Michael Fossel Michael is President of Telocyte

December 31, 2015

A Gerontological Reality

An odd thing came across my desk yesterday: a reminder that some people, without meaning to, encourage not only a sense of futility and gloom, but in their dark view of the world, they end up encouraging disease, including Alzheimer’s. In the middle ages, it was common to attribute disease and suffering to god’s will and, after all, who were we to intervene in what god intended? Labor pain, plague, and a myriad sufferings were – again with a sense of futility and gloom – accepted and instead of encouraging our fellow human beings to alleviate suffering, we actively suppressed the compassion that might have brought relief.

Now, we look back on the misguided superstitions of the middle ages as something we have – in our maturity as civilized human beings – outgrown. And yet, we haven’t grown up enough, for while we no longer blame god for our troubles, we are just as eager to ensure that we can’t solve them. In my recent book, The Telomerase Revolution, I suggested that not only could we cure Alzheimer’s disease and that we could make such care affordable, but that it would be more affordable than our current health care, both for the individual and for society. Far from being a treatment for the few, it would be a treatment for all. After all, why pay enormous costs for long-term nursing home care, when we could pay a small cost to be healthy? Far from further dividing us into “two kinds of human beings” (consider that we currently divide the old and the infirm, or those with Alzheimer’s, from the young and healthy), we could provide the gift of sanity and health to all of us, without regard to age, without regard to wealth.

The consequence? A healthier, more compassionate culture.

If this is a utopia, the it’s not the first one. Prior to the discovery of antibiotics, prior to the availability of insulin, prior to polio vaccine, each of these ideas were utopian, yet now they are merely reality. Or perhaps not merely, for these utopian medical advances saved lives. Oddly though, we have never lacked for naysayers, who once – as they now do for Alzheimer’s – view these advances with fear and trepidation, seeing not the joy, the love, or the improved health, but the “ruin of their hopes in an utterly alien world”. How does curing polio ruin hopes? How does curing Alzheimer’s give us an alien world? The ruin of hopes, the alien world is the world that Alzheimer’s patients live in now, along with their families who watch the premature loss of their loved ones (of which there are already far too many). Would anyone really want to live in a world without Alzheimer’s? Yes, most of us hope for exactly such a “utopian” world and some of us are working hard to make it a reality. Curing Alzheimer’s is an attainable dream, not a utopia and most certainly not a dystopia.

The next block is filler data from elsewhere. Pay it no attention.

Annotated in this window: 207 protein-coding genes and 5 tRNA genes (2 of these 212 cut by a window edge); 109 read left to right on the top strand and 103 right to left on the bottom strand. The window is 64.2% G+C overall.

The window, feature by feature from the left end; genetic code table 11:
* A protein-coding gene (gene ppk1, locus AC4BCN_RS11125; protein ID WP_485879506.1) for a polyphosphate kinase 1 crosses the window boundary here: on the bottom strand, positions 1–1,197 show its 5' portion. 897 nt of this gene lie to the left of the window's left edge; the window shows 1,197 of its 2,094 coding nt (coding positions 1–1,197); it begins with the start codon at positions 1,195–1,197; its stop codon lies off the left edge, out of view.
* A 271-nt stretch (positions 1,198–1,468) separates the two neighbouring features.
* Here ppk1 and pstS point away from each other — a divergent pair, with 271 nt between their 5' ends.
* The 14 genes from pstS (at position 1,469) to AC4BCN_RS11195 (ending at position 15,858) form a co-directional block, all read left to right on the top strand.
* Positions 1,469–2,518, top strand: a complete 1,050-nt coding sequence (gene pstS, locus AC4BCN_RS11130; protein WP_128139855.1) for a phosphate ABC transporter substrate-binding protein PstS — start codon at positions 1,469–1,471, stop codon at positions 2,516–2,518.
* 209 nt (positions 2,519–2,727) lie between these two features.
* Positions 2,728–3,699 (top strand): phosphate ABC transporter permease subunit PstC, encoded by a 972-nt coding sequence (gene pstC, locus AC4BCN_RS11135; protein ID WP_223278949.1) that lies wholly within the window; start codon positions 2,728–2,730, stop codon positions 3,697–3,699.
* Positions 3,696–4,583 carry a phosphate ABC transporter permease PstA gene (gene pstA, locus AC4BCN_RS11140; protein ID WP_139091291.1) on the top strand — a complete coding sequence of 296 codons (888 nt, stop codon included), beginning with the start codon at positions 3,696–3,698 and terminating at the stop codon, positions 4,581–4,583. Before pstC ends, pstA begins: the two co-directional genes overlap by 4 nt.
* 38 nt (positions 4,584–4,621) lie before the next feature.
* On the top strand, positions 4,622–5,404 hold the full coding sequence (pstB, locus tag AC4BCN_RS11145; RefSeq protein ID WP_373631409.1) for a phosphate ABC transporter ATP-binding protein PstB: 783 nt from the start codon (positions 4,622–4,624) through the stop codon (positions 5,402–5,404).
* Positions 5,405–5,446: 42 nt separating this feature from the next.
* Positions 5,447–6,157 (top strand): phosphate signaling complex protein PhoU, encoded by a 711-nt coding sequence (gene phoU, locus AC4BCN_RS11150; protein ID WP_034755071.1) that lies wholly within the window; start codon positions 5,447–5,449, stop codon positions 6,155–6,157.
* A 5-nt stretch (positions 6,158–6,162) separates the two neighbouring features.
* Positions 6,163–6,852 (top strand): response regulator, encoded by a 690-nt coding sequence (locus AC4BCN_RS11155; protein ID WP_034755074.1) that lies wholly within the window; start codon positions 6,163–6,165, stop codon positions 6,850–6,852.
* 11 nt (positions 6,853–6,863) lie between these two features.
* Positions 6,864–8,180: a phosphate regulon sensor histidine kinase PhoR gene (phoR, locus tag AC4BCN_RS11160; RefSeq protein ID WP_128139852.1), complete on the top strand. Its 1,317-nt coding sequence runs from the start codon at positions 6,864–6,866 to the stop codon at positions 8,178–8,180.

May you all have a happy new year, and may the coming years soon see a future beyond Alzheimer’s disease.

December 21, 2015

Alzheimer’s isn’t just forgetting, it’s forgetting our assumptions

The rate-limiting-step to innovation is assumption.

Often, we have the infrastructure, the knowledge, and even the intelligence we need to move ahead, but stumble and fall over our own assumptions. Why didn’t Europe use immunizations hundreds of years earlier than it did? Why didn’t we discover – and make use of – the steam engine in ancient Rome? Why did flight, electricity, or sailing ships come about when they did? Why not earlier? Occasionally, we lack a critical piece of technology, one that slows us down for decades or even centuries. Occasionally, it’s an odd piece of data, a fact, a small subset of knowledge.

And sometimes, it’s a simple lack of intelligence: we simply aren’t very smart.

One key to being not-being-very-smart occurs when we make the wrong assumptions. Again and again, we misunderstand the nature of reality, while assuming that we already understand completely. Physics was all but certain – just prior to the end of the nineteenth century – that we knew all of physics except for a few niggling little details, but those “little” details left room for quantum physics and, ultimately, an electronics revolution, hence cell phones, the internet, computers, and computer blogs, like this one.

Assumptions have a way of limiting our vision. Obviously we can’t fly because, after all, how could something heavier than air possibly stay up in the air? Yet tons of steel and plastic manage that feat every day throughout the world. Obviously we can’t sail around the world because, after all, how could you avoid falling off the edge? Yet once again, the assumptions about “the world” were a bit off the mark.